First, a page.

Things to do in iran

Things to Do in Iran

Things to Do in Iran

Shiraz, at the southwest of the Asian continent, is a city blessed with an incredible historical background, culture, and peace of mind. While you are visiting Iran for fertility, eye surgery, cosmetic surgery, or any other affordable medical treatment, why not take advantage of all that Shiraz has to offer?

Historical attractions

Shiraz is well known for the historical places that exist in and around the city, most of which are easily accessible and highly popular among tourists. Enjoy experiencing living in a historical city at its best while recuperating from your medical procedure with some of these natural attractions:

• Persepolis: literally meaning "the Persian city," also known as the Throne of Jamshid, was the ceremonial capital of the Achaemenid Empire (ca. 550–330 BC). Persepolis is situated 60 km northeast of the city of Shiraz in Fars Province, Iran. The earliest remains of Persepolis date back to 515 BC. It exemplifies the Achaemenid style of architecture. UNESCO declared the ruins of Persepolis a World Heritage Site in 1979.

Celebrated as the heartland of Persian culture for more than 2500 years, Shiraz has become synonymous with education, nightingales, poetry and wine
Things to Do in Iran

• Aramgah-e-Shah-e-Cheragh: Sayyed Mir Ahmad, one of Imam Reza’s 17 brothers, was hunted down and killed by the caliphate on this site in AD 835 and his remains are housed in this glittering shrine. A mausoleum was first erected over the grave during the 12th century but most of what you see dates from the late-Qajar period and the Islamic Republic. The expansive courtyard is a great place to sit and take in the bulbous blue-tiled dome and dazzling gold-topped minarets while discreetly observing the pious at what is one of the holiest Shiite sites in Iran. In the shrine itself, countless minute mirror tiles reflect the passion within.

• Aramgah-e Hafez: Iranians have a saying that every home must have two things: first the Quran, then a collection of the works of Hafez. And in reality, many would reverse that order. Hafez the poet is an Iranian folk hero – loved, revered and as popular as many a modern pop star. Almost every Iranian can quote his work, bending it to whichever social or political persuasion they subscribe. And there is no better place to try to understand Hafez’s eternal hold on Iran than here at his tomb.

Set in a charming garden with two pools, the whole scene is restful despite the ever-present traffic noise. The marble tombstone, engraved with a long verse from the poet, was placed here by Karim Khan in 1773. In 1935 an octagonal pavilion was put up over it, supported by eight stone columns beneath a tiled dome. Plan to spend a couple of hours sitting in a discreet corner of the grounds, at sunset if possible, to watch the way Iranians react to what is, for many, a pilgrimage site.

You might see people performing the faal-e Hafez, a popular ritual in which you seek insight into your future by opening a volume of Hafez – the future is apparent in his words. After sunset, with the tomb floodlit and sung poetry piped over the public-address system, it is difficult not to feel transported back to the magic of ancient Persia. There’s a teahouse at the front of the garden where you can enjoy a tea, cheap bowl of ash (noodle soup) or faludeh (a frozen sorbet made with thin starch noodles and rosewater).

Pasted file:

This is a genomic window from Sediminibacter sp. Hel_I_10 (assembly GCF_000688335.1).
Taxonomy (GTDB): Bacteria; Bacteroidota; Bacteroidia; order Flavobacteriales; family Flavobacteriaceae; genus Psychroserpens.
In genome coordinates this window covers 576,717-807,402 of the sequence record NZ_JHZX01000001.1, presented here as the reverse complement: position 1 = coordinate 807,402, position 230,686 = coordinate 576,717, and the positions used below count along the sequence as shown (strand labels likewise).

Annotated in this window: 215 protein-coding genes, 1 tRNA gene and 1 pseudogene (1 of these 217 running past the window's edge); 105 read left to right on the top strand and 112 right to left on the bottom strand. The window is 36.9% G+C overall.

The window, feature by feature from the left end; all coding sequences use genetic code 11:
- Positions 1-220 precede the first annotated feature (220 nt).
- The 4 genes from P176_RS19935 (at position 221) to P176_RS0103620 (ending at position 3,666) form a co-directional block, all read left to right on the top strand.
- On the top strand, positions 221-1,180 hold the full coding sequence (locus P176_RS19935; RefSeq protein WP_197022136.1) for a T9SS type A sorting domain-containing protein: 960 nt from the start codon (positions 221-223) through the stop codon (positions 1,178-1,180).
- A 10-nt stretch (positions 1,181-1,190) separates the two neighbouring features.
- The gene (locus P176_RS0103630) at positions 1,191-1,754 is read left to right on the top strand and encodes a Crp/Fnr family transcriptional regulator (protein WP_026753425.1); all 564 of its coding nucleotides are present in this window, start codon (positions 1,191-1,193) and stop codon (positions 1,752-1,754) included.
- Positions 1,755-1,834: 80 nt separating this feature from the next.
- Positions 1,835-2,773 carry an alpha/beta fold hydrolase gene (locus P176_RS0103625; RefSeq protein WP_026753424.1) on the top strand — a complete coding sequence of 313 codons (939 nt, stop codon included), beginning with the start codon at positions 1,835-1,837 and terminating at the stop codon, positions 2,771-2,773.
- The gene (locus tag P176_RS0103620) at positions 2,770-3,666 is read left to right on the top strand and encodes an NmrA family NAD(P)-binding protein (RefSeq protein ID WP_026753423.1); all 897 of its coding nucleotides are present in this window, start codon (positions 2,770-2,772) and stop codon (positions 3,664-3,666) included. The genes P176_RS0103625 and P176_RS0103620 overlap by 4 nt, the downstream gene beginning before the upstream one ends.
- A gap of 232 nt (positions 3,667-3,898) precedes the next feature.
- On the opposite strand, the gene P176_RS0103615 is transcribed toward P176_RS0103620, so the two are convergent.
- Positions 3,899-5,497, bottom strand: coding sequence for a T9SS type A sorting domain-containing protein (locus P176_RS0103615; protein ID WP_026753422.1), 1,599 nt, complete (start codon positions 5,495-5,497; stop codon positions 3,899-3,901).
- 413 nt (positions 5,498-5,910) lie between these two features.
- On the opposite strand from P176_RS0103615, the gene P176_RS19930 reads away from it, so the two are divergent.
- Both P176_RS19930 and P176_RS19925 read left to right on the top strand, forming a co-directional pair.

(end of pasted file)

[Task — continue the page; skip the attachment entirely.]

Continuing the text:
• Arg-e Karim Khan: Dominating the city centre, this burly fortress was built in the early Zand period and formed part of the royal court that Karim Khan had hoped would develop to rival Esfahan. The high walls feature ornamental brickwork and are punctuated by four attractive 14m-high circular towers. The southeastern tower has a noticeable lean, having subsided onto the underground cistern that served as the Arg’s bathhouse. Inside the Arg is a large, open courtyard filled with citrus trees and a pool. A dusty museum of the Zand period, with wax figures in traditional dress, occupies rooms off the northwest iwan.

• Hammam-e Vakil: The vaulted and beautifully decorated central chamber of this Zand-era bathhouse now houses an interesting exhibition of Persian carpets. Once, Shirazis would have relaxed by its fountain after taking a bath in the handsome heat room, which has a vaulted ceiling, pillars and a small (empty) pool. Local artisans now work in a chamber between the two and offer their wares for sale.

• Masjed-e Vakil: Begun in Karim Khan’s time, this mosque next to the Bazar-e Vakil has an impressive tiled portal, a recessed entrance decorated with tiles and muqarnas , two vast iwans , a magnificent inner courtyard surrounded by beautifully tiled alcoves and porches, and a pleasingly proportioned 75m-by-36m vaulted prayer hall supported by 48 carved columns. Inside the prayer hall are an impressive mihrab and 14-step marble minbar, carved from a monolith carried all the way from Azerbaijan. Much of the tiling, with its predominantly floral motifs and arabesques, was added in the early Qajar era. You’ll find it near the exit from the Shamshirgarha Bazaar.

• Aramgah-e Saadi: While not as popular as Hafez’s tomb, the Aramgah-e Sa’di and its generous surrounding gardens are appropriate for a man who wrote so extensively about gardens and roses. It’s a tranquil place, with the tombstone housed in an open-sided stone colonnade built during the Pahlavi era. Nearby is an overpriced underground teahouse set around a fish pond that is fed by a qanat. It’s easy to visit the tombs of both Hafez and Sa’di in a single afternoon.